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Who Cares That Stephen Ross Doesn't Think Miami Is a Great Sports Town?
Photo by George Martinez

Who Cares That Stephen Ross Doesn't Think Miami Is a Great Sports Town?

If you're a fan of South Florida's teams, Stephen Ross doesn't think you're a good sports fan. The Miami Dolphins' owner made that sentiment clear earlier this week when he said as much during an impromptu interview with the New York Daily News . Ross made sure to hedge his hot take by pointing out that Miami is a "great city," just not so hot when it comes to sports fandom.

Guess what, Ross: Nobody cares! Miami isn't sorry for being what it is: a town that supports its teams at the box office when they deserve to be supported. Miami fans' cash is earned, not given. That fact won't change anytime soon. So deal with it or leave — your choice.

It's high time to confront this stigma about local fans coming around only when the winning is good: Yeah, Miami doesn't blindly support its sports teams. So what? Are you new here?

Miami does everything differently — some things better, some things worse, but always different. If you're looking to compare what goes on in Miami to what happens in St. Louis or Milwaukee, you've obviously lost your way.

But this critique of Miami sports fans is especially rich coming from Ross, who hasn't had a clue about how to build a successful sports team since he strolled into town nine years ago. He has run through three rebuilds with seven combinations of front-office people running the show. His first move in South Florida was to roll out an "orange carpet," get T-Pain to remix the team's fight song, and sell a minority share to Fergie, even as everyone made it clear all you need to draw fans and a buzz in Miami is a winner.

Local fans will show up for a game at a crumbling stadium like the late-era Orange Bowl and stand in other people's piss if the team on the field is winning, but if your club is losing, expect a half-full stadium. Them's the breaks. Welcome to Miami, Ross.

Honestly, what are we even talking about here? How seriously do you have to take sports to continually puff up your chest and proclaim: Yes! I am the one who volunteers to spend money on a perpetually crappy product! It is I, best sports fan, who prioritizes sports over other important things in life that are so much more important! Recognize that my town has so few other things to offer that everyone here needs to be in the stadium in person to watch a terrible product!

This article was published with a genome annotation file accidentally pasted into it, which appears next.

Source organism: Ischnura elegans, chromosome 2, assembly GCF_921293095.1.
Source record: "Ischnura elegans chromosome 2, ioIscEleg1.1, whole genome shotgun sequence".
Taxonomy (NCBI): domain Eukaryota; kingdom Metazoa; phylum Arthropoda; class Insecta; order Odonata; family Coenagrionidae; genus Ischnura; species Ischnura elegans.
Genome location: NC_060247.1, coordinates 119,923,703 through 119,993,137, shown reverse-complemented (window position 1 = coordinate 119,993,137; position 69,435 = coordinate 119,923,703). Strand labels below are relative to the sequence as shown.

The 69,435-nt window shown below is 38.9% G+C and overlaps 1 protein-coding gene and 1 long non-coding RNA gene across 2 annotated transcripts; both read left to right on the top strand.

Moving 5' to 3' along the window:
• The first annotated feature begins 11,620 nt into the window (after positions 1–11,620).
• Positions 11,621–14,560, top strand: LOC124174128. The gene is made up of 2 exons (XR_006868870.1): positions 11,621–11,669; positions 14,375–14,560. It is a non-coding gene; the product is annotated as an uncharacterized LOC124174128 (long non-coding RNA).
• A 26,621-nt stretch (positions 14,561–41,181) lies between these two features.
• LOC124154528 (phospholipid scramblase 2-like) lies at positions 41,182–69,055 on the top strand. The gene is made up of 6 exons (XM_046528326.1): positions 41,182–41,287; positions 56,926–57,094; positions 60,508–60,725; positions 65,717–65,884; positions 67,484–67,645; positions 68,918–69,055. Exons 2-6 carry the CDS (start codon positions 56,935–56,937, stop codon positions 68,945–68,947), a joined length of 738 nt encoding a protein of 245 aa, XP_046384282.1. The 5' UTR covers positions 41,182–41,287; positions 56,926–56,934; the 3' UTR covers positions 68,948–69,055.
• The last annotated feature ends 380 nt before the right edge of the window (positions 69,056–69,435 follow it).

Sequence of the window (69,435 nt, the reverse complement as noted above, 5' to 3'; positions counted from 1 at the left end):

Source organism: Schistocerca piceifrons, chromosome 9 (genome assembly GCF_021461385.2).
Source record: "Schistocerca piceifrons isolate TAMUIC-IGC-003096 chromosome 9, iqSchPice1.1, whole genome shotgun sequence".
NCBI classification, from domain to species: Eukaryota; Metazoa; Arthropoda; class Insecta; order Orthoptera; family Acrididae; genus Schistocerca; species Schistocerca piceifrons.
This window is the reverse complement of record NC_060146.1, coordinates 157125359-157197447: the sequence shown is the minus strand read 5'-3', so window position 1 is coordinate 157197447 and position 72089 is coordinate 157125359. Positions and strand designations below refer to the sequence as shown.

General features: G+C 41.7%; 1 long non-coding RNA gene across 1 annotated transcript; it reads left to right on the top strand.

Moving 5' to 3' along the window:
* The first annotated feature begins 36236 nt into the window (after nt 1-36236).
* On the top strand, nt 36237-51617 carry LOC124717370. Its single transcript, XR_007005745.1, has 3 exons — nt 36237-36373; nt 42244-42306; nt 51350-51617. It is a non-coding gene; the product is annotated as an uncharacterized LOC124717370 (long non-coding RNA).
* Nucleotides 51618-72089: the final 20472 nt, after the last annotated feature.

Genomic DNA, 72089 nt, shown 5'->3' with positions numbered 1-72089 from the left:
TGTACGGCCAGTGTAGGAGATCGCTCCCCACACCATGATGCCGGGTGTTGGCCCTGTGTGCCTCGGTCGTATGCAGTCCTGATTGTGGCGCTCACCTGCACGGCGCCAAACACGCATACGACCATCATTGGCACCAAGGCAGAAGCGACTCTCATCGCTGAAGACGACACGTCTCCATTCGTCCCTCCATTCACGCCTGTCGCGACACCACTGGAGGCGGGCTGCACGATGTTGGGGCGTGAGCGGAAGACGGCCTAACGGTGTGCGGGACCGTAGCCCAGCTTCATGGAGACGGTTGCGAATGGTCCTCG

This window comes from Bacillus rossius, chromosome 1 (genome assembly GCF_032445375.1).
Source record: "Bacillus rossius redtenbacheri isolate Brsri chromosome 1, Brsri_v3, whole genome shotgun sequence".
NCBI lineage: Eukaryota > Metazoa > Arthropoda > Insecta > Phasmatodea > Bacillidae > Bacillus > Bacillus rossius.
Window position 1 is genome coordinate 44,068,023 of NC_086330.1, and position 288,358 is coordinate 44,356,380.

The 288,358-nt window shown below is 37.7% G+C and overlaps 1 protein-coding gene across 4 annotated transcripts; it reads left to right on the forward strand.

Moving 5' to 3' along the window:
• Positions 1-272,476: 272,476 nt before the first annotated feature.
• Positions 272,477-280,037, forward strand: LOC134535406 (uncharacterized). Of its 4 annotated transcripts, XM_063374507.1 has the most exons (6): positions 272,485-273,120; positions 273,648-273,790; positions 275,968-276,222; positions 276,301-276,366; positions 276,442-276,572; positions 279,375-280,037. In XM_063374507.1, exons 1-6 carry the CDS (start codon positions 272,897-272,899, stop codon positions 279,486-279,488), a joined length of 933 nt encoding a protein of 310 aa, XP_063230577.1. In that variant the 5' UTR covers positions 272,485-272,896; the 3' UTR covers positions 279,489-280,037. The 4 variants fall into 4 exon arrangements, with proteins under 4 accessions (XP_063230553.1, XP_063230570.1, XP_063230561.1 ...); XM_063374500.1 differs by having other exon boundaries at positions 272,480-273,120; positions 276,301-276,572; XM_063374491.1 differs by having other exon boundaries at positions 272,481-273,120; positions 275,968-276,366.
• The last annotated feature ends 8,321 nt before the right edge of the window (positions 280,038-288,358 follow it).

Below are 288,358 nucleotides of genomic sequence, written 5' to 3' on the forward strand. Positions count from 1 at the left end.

Take a step back and think about how all of that sounds. Other cities are weird, not Miami. Their priorities are backward, not Miami's. South Floridians put just the right amount of time and effort into our sports teams. The Marlins still hold the record for attendance in a World Series. No one touches the atmosphere in American Airlines Arena during a Heat playoff run, and the Heat has been in the top ten of attendance for the past 15 years. Longtime Dolphins fans will tell you what it was like during Marino's prime. And yet again this past season, we saw how Hurricanes football fans react to a decent team.

Miamians don't pay up just for an event; they pay up for a great product. But don't expect South Florida sports fans to repeatedly waste their time and money on an inferior squad and a lousy game-day experience. It ain't happening. Sorry, not sorry.

If Cleveland Browns fans want a participation trophy for watching their team go 0-16 in the dead of winter, crown their asses. They're number one. We suck. You're cool. You're the big winner.

Miamians make their teams earn their fans' time and money because people in South Florida have many options on which to spend those two things but limited stock in both. That doesn't just mean dining at Prime 112 or popping bottles at LIV; that means spending time with family at home because Miamians work hard to live where most people vacation.

If you don't like it, know that Miami fans don't care if you like it. If you think it's an excuse, file it in your excuse box. The fact that critics continually challenge Miami as a sports town is more of a reflection of their priorities than a problem with ours.

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